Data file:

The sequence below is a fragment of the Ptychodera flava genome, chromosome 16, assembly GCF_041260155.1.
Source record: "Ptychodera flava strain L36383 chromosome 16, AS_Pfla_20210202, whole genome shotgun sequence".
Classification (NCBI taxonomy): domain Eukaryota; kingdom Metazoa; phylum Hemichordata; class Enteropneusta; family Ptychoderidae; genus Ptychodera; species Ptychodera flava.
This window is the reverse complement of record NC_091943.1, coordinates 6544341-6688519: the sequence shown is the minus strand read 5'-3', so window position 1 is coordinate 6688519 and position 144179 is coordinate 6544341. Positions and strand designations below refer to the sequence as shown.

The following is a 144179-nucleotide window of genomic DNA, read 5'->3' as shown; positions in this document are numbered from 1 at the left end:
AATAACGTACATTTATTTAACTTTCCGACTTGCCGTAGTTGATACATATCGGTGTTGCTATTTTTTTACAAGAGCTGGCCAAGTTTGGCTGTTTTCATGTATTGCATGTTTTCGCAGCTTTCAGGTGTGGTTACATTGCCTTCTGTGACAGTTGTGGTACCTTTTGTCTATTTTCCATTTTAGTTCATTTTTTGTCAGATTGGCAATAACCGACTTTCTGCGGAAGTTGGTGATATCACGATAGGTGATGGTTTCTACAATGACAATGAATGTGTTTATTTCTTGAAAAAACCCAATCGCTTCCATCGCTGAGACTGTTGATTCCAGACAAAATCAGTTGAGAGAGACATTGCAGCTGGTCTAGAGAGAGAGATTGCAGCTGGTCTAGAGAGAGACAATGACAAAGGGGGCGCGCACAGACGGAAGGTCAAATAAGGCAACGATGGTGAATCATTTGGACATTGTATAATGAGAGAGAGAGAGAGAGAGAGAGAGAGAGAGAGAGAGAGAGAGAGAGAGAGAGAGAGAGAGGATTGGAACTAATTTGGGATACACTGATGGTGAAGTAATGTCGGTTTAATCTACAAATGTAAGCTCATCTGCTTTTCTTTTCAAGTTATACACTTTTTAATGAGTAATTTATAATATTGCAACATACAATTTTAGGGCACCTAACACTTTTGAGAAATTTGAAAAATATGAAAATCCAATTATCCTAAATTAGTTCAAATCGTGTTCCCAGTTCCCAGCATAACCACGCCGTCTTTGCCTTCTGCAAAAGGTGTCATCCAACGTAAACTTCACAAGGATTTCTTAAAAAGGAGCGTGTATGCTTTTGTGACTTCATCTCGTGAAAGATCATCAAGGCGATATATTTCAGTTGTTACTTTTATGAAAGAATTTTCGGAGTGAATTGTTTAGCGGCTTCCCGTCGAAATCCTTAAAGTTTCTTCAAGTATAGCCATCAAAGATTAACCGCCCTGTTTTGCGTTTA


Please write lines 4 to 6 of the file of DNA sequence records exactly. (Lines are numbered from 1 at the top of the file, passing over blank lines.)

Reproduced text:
This window is the reverse complement of record NC_091943.1, coordinates 6544341-6688519: the sequence shown is the minus strand read 5'-3', so window position 1 is coordinate 6688519 and position 144179 is coordinate 6544341. Positions and strand designations below refer to the sequence as shown.

The following is a 144179-nucleotide window of genomic DNA, read 5'->3' as shown; positions in this document are numbered from 1 at the left end:
AATAACGTACATTTATTTAACTTTCCGACTTGCCGTAGTTGATACATATCGGTGTTGCTATTTTTTTACAAGAGCTGGCCAAGTTTGGCTGTTTTCATGTATTGCATGTTTTCGCAGCTTTCAGGTGTGGTTACATTGCCTTCTGTGACAGTTGTGGTACCTTTTGTCTATTTTCCATTTTAGTTCATTTTTTGTCAGATTGGCAATAACCGACTTTCTGCGGAAGTTGGTGATATCACGATAGGTGATGGTTTCTACAATGACAATGAATGTGTTTATTTCTTGAAAAAACCCAATCGCTTCCATCGCTGAGACTGTTGATTCCAGACAAAATCAGTTGAGAGAGACATTGCAGCTGGTCTAGAGAGAGAGATTGCAGCTGGTCTAGAGAGAGACAATGACAAAGGGGGCGCGCACAGACGGAAGGTCAAATAAGGCAACGATGGTGAATCATTTGGACATTGTATAATGAGAGAGAGAGAGAGAGAGAGAGAGAGAGAGAGAGAGAGAGAGAGAGAGAGAGAGAGAGAGGATTGGAACTAATTTGGGATACACTGATGGTGAAGTAATGTCGGTTTAATCTACAAATGTAAGCTCATCTGCTTTTCTTTTCAAGTTATACACTTTTTAATGAGTAATTTATAATATTGCAACATACAATTTTAGGGCACCTAACACTTTTGAGAAATTTGAAAAATATGAAAATCCAATTATCCTAAATTAGTTCAAATCGTGTTCCCAGTTCCCAGCATAACCACGCCGTCTTTGCCTTCTGCAAAAGGTGTCATCCAACGTAAACTTCACAAGGATTTCTTAAAAAGGAGCGTGTATGCTTTTGTGACTTCATCTCGTGAAAGATCATCAAGGCGATATATTTCAGTTGTTACTTTTATGAAAGAATTTTCGGAGTGAATTGTTTAGCGGCTTCCCGTCGAAATCCTTAAAGTTTCTTCAAGTATAGCCATCAAAGATTAACCGCCCTGTTTTGCGTTTA